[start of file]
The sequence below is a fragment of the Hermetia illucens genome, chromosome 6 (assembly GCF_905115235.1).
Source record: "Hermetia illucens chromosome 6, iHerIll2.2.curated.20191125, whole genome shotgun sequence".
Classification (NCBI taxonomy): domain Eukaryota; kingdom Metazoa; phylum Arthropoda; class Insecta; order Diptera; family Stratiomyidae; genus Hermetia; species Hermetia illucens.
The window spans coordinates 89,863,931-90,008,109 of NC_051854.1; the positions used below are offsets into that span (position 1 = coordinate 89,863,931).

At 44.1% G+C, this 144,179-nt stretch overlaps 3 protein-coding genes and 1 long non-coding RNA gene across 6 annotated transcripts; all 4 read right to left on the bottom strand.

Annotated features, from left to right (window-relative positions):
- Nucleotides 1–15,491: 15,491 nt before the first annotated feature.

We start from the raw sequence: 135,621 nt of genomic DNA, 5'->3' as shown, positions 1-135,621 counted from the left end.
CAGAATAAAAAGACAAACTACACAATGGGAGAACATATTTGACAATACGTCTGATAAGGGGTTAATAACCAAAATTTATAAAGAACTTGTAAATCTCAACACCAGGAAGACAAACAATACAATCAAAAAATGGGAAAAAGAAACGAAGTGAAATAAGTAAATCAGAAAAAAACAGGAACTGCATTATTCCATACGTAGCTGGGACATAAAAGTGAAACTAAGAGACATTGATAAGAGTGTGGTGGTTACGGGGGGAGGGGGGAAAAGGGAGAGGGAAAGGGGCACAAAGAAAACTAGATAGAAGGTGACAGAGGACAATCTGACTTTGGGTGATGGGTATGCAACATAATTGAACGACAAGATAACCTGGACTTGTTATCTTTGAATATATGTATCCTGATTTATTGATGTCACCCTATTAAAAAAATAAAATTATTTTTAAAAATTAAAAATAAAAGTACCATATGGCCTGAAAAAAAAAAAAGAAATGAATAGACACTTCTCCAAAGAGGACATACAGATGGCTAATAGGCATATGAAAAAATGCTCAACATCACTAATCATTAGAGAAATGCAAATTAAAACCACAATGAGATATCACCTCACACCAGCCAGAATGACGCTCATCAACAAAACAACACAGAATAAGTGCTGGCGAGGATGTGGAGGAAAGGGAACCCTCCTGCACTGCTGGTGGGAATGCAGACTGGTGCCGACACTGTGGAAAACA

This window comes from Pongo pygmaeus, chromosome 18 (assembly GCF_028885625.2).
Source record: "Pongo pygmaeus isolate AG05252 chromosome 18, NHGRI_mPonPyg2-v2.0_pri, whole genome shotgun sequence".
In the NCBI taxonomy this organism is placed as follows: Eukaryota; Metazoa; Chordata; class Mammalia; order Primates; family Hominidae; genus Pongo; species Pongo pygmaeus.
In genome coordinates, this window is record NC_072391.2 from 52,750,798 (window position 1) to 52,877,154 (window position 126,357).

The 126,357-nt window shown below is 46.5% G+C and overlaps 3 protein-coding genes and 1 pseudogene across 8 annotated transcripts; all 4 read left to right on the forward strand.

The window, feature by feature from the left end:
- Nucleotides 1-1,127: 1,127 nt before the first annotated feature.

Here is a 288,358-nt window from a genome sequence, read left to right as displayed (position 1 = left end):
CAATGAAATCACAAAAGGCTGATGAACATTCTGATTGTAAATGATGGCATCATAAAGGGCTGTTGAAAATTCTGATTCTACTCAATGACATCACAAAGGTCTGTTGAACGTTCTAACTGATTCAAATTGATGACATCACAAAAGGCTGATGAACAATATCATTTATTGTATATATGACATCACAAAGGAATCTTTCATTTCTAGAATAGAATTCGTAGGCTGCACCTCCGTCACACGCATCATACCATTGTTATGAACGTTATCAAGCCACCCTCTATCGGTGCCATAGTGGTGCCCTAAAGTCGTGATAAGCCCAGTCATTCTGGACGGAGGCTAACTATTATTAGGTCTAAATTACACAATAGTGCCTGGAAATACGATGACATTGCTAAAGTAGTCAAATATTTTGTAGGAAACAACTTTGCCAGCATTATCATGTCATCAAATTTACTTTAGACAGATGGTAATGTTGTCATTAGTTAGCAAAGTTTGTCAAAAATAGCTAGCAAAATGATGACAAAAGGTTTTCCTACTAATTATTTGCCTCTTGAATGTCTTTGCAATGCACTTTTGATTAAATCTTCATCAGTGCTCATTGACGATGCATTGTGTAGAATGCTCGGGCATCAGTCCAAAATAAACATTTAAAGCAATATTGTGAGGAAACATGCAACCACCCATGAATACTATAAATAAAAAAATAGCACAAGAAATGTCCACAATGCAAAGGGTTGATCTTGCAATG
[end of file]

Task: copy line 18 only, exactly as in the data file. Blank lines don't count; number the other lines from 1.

CAATGAAATCACAAAAGGCTGATGAACATTCTGATTGTAAATGATGGCATCATAAAGGGCTGTTGAAAATTCTGATTCTACTCAATGACATCACAAAGGTCTGTTGAACGTTCTAACTGATTCAAATTGATGACATCACAAAAGGCTGATGAACAATATCATTTATTGTATATATGACATCACAAAGGAATCTTTCATTTCTAGAATAGAATTCGTAGGCTGCACCTCCGTCACACGCATCATACCATTGTTATGAACGTTATCAAGCCACCCTCTATCGGTGCCATAGTGGTGCCCTAAAGTCGTGATAAGCCCAGTCATTCTGGACGGAGGCTAACTATTATTAGGTCTAAATTACACAATAGTGCCTGGAAATACGATGACATTGCTAAAGTAGTCAAATATTTTGTAGGAAACAACTTTGCCAGCATTATCATGTCATCAAATTTACTTTAGACAGATGGTAATGTTGTCATTAGTTAGCAAAGTTTGTCAAAAATAGCTAGCAAAATGATGACAAAAGGTTTTCCTACTAATTATTTGCCTCTTGAATGTCTTTGCAATGCACTTTTGATTAAATCTTCATCAGTGCTCATTGACGATGCATTGTGTAGAATGCTCGGGCATCAGTCCAAAATAAACATTTAAAGCAATATTGTGAGGAAACATGCAACCACCCATGAATACTATAAATAAAAAAATAGCACAAGAAATGTCCACAATGCAAAGGGTTGATCTTGCAATG